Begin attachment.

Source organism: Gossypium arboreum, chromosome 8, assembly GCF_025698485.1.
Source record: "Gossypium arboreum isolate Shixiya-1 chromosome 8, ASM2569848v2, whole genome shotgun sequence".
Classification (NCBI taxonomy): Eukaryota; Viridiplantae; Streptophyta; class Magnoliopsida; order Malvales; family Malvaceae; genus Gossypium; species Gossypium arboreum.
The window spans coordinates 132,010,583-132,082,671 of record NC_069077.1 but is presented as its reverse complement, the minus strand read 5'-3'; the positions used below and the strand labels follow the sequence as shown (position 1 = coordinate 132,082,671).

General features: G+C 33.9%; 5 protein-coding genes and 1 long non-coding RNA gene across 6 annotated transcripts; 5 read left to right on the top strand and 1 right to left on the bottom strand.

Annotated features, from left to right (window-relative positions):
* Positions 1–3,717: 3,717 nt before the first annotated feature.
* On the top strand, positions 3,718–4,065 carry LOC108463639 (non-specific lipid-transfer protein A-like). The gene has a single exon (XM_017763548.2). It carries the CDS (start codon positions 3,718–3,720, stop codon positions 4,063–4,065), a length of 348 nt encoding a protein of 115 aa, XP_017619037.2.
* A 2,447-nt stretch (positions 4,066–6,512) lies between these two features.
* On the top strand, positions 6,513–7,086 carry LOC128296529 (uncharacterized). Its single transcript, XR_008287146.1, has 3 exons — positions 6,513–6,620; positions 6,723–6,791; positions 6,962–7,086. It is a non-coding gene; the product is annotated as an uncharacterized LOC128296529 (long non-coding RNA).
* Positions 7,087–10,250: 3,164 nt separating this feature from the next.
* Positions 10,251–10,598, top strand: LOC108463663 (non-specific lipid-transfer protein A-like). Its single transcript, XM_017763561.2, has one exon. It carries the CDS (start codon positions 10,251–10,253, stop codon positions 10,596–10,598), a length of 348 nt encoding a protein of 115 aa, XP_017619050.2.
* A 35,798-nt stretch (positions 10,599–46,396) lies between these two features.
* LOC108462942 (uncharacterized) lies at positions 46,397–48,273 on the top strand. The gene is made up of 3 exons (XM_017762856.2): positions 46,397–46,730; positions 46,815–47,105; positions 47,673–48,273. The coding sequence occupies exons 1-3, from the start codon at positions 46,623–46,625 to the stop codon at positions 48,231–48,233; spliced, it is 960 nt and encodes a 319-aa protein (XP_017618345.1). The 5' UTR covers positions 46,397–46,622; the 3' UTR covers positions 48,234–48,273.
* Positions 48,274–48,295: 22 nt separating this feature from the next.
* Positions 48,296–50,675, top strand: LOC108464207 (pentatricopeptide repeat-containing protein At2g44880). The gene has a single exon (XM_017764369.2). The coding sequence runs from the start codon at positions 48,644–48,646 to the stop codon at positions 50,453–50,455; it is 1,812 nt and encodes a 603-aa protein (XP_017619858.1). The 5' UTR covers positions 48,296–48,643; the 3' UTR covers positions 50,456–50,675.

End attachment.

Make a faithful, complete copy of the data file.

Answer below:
Source organism: Gossypium arboreum, chromosome 8, assembly GCF_025698485.1.
Source record: "Gossypium arboreum isolate Shixiya-1 chromosome 8, ASM2569848v2, whole genome shotgun sequence".
Classification (NCBI taxonomy): Eukaryota; Viridiplantae; Streptophyta; class Magnoliopsida; order Malvales; family Malvaceae; genus Gossypium; species Gossypium arboreum.
The window spans coordinates 132,010,583-132,082,671 of record NC_069077.1 but is presented as its reverse complement, the minus strand read 5'-3'; the positions used below and the strand labels follow the sequence as shown (position 1 = coordinate 132,082,671).

General features: G+C 33.9%; 5 protein-coding genes and 1 long non-coding RNA gene across 6 annotated transcripts; 5 read left to right on the top strand and 1 right to left on the bottom strand.

Annotated features, from left to right (window-relative positions):
* Positions 1–3,717: 3,717 nt before the first annotated feature.
* On the top strand, positions 3,718–4,065 carry LOC108463639 (non-specific lipid-transfer protein A-like). The gene has a single exon (XM_017763548.2). It carries the CDS (start codon positions 3,718–3,720, stop codon positions 4,063–4,065), a length of 348 nt encoding a protein of 115 aa, XP_017619037.2.
* A 2,447-nt stretch (positions 4,066–6,512) lies between these two features.
* On the top strand, positions 6,513–7,086 carry LOC128296529 (uncharacterized). Its single transcript, XR_008287146.1, has 3 exons — positions 6,513–6,620; positions 6,723–6,791; positions 6,962–7,086. It is a non-coding gene; the product is annotated as an uncharacterized LOC128296529 (long non-coding RNA).
* Positions 7,087–10,250: 3,164 nt separating this feature from the next.
* Positions 10,251–10,598, top strand: LOC108463663 (non-specific lipid-transfer protein A-like). Its single transcript, XM_017763561.2, has one exon. It carries the CDS (start codon positions 10,251–10,253, stop codon positions 10,596–10,598), a length of 348 nt encoding a protein of 115 aa, XP_017619050.2.
* A 35,798-nt stretch (positions 10,599–46,396) lies between these two features.
* LOC108462942 (uncharacterized) lies at positions 46,397–48,273 on the top strand. The gene is made up of 3 exons (XM_017762856.2): positions 46,397–46,730; positions 46,815–47,105; positions 47,673–48,273. The coding sequence occupies exons 1-3, from the start codon at positions 46,623–46,625 to the stop codon at positions 48,231–48,233; spliced, it is 960 nt and encodes a 319-aa protein (XP_017618345.1). The 5' UTR covers positions 46,397–46,622; the 3' UTR covers positions 48,234–48,273.
* Positions 48,274–48,295: 22 nt separating this feature from the next.
* Positions 48,296–50,675, top strand: LOC108464207 (pentatricopeptide repeat-containing protein At2g44880). The gene has a single exon (XM_017764369.2). The coding sequence runs from the start codon at positions 48,644–48,646 to the stop codon at positions 50,453–50,455; it is 1,812 nt and encodes a 603-aa protein (XP_017619858.1). The 5' UTR covers positions 48,296–48,643; the 3' UTR covers positions 50,456–50,675.